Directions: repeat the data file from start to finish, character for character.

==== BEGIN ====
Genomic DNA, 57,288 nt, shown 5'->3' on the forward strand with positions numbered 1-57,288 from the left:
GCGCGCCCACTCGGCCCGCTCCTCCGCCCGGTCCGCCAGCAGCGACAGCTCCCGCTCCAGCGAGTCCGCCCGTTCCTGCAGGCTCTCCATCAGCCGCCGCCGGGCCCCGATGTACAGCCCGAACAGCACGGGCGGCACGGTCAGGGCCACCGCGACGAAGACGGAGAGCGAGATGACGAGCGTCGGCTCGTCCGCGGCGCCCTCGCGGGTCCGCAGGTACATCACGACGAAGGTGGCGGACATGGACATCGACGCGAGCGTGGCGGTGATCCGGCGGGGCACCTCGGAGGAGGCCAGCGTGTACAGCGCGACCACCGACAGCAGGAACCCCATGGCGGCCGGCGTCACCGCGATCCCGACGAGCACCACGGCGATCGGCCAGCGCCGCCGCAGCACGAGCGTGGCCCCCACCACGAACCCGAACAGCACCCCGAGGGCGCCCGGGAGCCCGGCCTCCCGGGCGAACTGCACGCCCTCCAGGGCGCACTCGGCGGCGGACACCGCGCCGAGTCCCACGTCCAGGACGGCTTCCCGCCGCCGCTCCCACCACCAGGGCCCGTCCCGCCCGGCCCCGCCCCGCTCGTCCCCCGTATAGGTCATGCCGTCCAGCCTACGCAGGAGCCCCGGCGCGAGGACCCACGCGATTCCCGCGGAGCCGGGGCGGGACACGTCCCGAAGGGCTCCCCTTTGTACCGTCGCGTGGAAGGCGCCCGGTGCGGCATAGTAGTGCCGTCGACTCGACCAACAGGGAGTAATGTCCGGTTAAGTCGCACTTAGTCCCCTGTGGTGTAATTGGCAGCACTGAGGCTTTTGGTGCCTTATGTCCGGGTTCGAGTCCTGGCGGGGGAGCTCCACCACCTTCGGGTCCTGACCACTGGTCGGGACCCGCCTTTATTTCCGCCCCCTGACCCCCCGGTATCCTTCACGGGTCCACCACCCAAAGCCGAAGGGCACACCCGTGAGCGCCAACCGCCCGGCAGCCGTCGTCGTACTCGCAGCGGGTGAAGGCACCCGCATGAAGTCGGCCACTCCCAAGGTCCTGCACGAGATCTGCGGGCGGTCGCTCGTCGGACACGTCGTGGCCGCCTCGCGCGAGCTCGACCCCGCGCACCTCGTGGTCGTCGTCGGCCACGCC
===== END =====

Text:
Genomic DNA, 57,288 nt, shown 5'->3' on the forward strand with positions numbered 1-57,288 from the left:
GCGCGCCCACTCGGCCCGCTCCTCCGCCCGGTCCGCCAGCAGCGACAGCTCCCGCTCCAGCGAGTCCGCCCGTTCCTGCAGGCTCTCCATCAGCCGCCGCCGGGCCCCGATGTACAGCCCGAACAGCACGGGCGGCACGGTCAGGGCCACCGCGACGAAGACGGAGAGCGAGATGACGAGCGTCGGCTCGTCCGCGGCGCCCTCGCGGGTCCGCAGGTACATCACGACGAAGGTGGCGGACATGGACATCGACGCGAGCGTGGCGGTGATCCGGCGGGGCACCTCGGAGGAGGCCAGCGTGTACAGCGCGACCACCGACAGCAGGAACCCCATGGCGGCCGGCGTCACCGCGATCCCGACGAGCACCACGGCGATCGGCCAGCGCCGCCGCAGCACGAGCGTGGCCCCCACCACGAACCCGAACAGCACCCCGAGGGCGCCCGGGAGCCCGGCCTCCCGGGCGAACTGCACGCCCTCCAGGGCGCACTCGGCGGCGGACACCGCGCCGAGTCCCACGTCCAGGACGGCTTCCCGCCGCCGCTCCCACCACCAGGGCCCGTCCCGCCCGGCCCCGCCCCGCTCGTCCCCCGTATAGGTCATGCCGTCCAGCCTACGCAGGAGCCCCGGCGCGAGGACCCACGCGATTCCCGCGGAGCCGGGGCGGGACACGTCCCGAAGGGCTCCCCTTTGTACCGTCGCGTGGAAGGCGCCCGGTGCGGCATAGTAGTGCCGTCGACTCGACCAACAGGGAGTAATGTCCGGTTAAGTCGCACTTAGTCCCCTGTGGTGTAATTGGCAGCACTGAGGCTTTTGGTGCCTTATGTCCGGGTTCGAGTCCTGGCGGGGGAGCTCCACCACCTTCGGGTCCTGACCACTGGTCGGGACCCGCCTTTATTTCCGCCCCCTGACCCCCCGGTATCCTTCACGGGTCCACCACCCAAAGCCGAAGGGCACACCCGTGAGCGCCAACCGCCCGGCAGCCGTCGTCGTACTCGCAGCGGGTGAAGGCACCCGCATGAAGTCGGCCACTCCCAAGGTCCTGCACGAGATCTGCGGGCGGTCGCTCGTCGGACACGTCGTGGCCGCCTCGCGCGAGCTCGACCCCGCGCACCTCGTGGTCGTCGTCGGCCACGCC